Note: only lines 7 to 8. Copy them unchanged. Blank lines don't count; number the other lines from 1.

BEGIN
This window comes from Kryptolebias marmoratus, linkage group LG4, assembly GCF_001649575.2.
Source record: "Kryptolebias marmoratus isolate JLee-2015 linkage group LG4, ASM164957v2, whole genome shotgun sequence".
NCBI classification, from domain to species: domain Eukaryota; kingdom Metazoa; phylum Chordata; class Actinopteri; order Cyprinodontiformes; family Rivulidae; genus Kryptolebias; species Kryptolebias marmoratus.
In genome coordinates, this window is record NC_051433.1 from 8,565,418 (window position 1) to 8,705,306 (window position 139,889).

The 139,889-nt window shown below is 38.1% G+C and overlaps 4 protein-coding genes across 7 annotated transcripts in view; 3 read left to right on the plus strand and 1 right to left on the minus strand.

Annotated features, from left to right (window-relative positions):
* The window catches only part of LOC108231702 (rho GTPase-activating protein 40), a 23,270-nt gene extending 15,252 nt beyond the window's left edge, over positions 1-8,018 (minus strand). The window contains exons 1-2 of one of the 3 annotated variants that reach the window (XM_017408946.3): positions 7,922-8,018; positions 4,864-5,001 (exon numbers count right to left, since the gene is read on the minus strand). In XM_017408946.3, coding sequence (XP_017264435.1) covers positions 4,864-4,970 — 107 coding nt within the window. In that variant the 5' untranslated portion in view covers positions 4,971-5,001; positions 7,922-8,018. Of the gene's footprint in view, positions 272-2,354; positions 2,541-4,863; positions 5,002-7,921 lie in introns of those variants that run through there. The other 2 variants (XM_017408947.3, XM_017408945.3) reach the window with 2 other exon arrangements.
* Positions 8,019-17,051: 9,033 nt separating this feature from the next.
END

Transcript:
* The window catches only part of LOC108231702 (rho GTPase-activating protein 40), a 23,270-nt gene extending 15,252 nt beyond the window's left edge, over positions 1-8,018 (minus strand). The window contains exons 1-2 of one of the 3 annotated variants that reach the window (XM_017408946.3): positions 7,922-8,018; positions 4,864-5,001 (exon numbers count right to left, since the gene is read on the minus strand). In XM_017408946.3, coding sequence (XP_017264435.1) covers positions 4,864-4,970 — 107 coding nt within the window. In that variant the 5' untranslated portion in view covers positions 4,971-5,001; positions 7,922-8,018. Of the gene's footprint in view, positions 272-2,354; positions 2,541-4,863; positions 5,002-7,921 lie in introns of those variants that run through there. The other 2 variants (XM_017408947.3, XM_017408945.3) reach the window with 2 other exon arrangements.
* Positions 8,019-17,051: 9,033 nt separating this feature from the next.